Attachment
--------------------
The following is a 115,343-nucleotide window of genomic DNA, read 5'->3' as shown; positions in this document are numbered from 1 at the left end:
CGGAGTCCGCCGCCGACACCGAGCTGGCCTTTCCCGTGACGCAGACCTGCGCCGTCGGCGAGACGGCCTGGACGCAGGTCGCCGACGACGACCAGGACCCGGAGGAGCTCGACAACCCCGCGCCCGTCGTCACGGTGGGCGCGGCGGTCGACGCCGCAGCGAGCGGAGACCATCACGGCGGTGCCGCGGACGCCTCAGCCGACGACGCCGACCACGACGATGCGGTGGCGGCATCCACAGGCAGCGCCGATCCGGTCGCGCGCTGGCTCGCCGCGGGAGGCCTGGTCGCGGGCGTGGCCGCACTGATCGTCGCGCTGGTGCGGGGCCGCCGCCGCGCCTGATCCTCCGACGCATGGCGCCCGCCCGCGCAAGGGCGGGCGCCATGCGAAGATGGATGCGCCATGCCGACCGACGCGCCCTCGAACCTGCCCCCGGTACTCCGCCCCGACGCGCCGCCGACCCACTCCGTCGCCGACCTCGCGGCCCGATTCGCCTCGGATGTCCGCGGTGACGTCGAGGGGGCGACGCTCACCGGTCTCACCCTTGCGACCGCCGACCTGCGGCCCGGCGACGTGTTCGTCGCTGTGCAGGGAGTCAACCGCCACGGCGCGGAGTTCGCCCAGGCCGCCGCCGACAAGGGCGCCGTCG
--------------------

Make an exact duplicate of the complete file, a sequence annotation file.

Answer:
The following is a 115,343-nucleotide window of genomic DNA, read 5'->3' as shown; positions in this document are numbered from 1 at the left end:
CGGAGTCCGCCGCCGACACCGAGCTGGCCTTTCCCGTGACGCAGACCTGCGCCGTCGGCGAGACGGCCTGGACGCAGGTCGCCGACGACGACCAGGACCCGGAGGAGCTCGACAACCCCGCGCCCGTCGTCACGGTGGGCGCGGCGGTCGACGCCGCAGCGAGCGGAGACCATCACGGCGGTGCCGCGGACGCCTCAGCCGACGACGCCGACCACGACGATGCGGTGGCGGCATCCACAGGCAGCGCCGATCCGGTCGCGCGCTGGCTCGCCGCGGGAGGCCTGGTCGCGGGCGTGGCCGCACTGATCGTCGCGCTGGTGCGGGGCCGCCGCCGCGCCTGATCCTCCGACGCATGGCGCCCGCCCGCGCAAGGGCGGGCGCCATGCGAAGATGGATGCGCCATGCCGACCGACGCGCCCTCGAACCTGCCCCCGGTACTCCGCCCCGACGCGCCGCCGACCCACTCCGTCGCCGACCTCGCGGCCCGATTCGCCTCGGATGTCCGCGGTGACGTCGAGGGGGCGACGCTCACCGGTCTCACCCTTGCGACCGCCGACCTGCGGCCCGGCGACGTGTTCGTCGCTGTGCAGGGAGTCAACCGCCACGGCGCGGAGTTCGCCCAGGCCGCCGCCGACAAGGGCGCCGTCG